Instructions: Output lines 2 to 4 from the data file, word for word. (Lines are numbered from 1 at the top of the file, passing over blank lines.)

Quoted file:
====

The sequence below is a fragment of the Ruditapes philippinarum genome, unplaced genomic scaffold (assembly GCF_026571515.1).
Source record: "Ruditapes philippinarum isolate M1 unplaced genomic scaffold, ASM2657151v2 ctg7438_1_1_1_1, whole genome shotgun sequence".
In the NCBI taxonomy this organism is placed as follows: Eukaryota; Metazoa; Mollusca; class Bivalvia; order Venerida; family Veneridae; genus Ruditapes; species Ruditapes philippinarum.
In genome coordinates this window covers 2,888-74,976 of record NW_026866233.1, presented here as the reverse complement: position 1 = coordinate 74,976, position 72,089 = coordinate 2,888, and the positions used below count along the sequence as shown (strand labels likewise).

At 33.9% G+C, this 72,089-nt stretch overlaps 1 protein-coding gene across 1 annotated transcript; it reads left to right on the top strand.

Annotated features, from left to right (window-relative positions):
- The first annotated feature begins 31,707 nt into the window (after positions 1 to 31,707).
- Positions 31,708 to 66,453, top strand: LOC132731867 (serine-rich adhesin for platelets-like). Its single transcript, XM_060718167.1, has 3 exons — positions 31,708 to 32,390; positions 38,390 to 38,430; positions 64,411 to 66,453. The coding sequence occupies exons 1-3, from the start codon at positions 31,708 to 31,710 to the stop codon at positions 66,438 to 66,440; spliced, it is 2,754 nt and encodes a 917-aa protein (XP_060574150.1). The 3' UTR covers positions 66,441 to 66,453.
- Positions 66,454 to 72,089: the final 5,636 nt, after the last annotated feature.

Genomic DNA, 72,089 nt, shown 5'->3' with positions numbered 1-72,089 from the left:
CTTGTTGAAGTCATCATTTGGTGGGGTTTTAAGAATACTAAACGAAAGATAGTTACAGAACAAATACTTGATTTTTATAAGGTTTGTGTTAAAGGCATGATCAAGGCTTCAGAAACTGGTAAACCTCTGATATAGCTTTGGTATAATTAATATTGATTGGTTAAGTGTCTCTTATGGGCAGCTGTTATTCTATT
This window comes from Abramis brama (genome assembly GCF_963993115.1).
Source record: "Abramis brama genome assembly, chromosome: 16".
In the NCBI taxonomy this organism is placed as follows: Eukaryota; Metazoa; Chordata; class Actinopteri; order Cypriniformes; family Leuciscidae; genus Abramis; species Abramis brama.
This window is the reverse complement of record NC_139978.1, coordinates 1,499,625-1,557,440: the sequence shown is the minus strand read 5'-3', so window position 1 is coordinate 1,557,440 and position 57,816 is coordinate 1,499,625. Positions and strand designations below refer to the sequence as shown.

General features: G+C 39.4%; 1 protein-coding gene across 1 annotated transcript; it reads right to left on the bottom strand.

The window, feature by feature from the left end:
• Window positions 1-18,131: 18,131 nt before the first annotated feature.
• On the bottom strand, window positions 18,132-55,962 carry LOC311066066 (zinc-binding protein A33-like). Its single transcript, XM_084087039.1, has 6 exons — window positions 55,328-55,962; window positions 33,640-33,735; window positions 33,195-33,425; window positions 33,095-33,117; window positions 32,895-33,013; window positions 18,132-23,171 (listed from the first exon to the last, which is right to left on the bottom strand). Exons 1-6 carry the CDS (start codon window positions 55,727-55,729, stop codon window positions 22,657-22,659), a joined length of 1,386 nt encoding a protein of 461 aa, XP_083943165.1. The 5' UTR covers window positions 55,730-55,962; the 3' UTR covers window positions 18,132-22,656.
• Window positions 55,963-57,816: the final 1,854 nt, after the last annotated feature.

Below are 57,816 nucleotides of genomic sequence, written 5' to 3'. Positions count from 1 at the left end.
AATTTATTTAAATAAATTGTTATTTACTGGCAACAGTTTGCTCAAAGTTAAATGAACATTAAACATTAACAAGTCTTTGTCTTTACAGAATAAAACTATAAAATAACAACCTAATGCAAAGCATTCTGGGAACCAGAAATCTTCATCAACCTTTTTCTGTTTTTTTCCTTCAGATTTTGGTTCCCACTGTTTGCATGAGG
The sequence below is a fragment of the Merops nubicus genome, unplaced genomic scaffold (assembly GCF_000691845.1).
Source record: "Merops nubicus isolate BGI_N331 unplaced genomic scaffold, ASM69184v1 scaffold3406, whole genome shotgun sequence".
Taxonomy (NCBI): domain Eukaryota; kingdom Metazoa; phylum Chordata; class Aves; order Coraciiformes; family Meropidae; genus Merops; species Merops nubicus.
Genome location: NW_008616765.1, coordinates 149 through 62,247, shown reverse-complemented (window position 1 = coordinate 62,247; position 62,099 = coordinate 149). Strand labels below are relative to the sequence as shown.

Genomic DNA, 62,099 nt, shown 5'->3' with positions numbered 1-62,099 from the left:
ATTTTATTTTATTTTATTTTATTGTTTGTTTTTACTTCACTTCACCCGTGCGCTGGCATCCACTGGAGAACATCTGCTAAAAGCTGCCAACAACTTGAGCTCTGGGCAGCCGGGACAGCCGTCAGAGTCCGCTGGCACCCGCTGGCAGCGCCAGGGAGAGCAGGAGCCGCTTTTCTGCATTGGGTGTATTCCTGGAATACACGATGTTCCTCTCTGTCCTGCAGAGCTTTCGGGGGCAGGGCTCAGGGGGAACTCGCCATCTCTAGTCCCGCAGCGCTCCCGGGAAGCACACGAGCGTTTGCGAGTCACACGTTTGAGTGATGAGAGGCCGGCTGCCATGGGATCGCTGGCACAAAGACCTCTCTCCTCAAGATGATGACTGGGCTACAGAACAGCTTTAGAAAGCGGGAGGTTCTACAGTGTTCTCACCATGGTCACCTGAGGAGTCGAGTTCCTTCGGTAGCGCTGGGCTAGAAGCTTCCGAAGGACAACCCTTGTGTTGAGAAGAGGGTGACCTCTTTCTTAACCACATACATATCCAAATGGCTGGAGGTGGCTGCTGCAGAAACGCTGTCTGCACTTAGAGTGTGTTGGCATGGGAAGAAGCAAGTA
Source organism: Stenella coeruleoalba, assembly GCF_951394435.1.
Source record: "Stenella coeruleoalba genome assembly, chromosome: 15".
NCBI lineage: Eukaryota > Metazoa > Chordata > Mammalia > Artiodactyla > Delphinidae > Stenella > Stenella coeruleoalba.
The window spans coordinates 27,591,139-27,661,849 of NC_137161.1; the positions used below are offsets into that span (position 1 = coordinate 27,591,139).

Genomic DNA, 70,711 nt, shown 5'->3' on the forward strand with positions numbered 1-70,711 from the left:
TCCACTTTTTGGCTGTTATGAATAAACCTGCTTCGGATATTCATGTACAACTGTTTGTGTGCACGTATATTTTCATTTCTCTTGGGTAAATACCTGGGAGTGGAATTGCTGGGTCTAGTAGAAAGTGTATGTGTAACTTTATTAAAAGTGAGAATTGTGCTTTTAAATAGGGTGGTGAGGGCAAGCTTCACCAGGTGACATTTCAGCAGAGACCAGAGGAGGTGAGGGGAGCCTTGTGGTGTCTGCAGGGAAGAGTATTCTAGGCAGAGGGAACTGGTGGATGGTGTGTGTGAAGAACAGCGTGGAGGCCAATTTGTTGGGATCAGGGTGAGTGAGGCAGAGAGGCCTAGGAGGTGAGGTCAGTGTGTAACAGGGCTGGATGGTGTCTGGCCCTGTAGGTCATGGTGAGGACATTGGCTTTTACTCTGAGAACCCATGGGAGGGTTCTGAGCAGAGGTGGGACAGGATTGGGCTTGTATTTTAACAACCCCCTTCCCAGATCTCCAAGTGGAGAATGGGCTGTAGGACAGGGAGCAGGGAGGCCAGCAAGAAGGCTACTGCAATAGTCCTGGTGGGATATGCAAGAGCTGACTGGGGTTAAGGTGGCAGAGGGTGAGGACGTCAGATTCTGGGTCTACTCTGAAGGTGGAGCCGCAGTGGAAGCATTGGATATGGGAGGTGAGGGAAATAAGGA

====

Source record: "Ruditapes philippinarum isolate M1 unplaced genomic scaffold, ASM2657151v2 ctg7438_1_1_1_1, whole genome shotgun sequence".
In the NCBI taxonomy this organism is placed as follows: Eukaryota; Metazoa; Mollusca; class Bivalvia; order Venerida; family Veneridae; genus Ruditapes; species Ruditapes philippinarum.
In genome coordinates this window covers 2,888-74,976 of record NW_026866233.1, presented here as the reverse complement: position 1 = coordinate 74,976, position 72,089 = coordinate 2,888, and the positions used below count along the sequence as shown (strand labels likewise).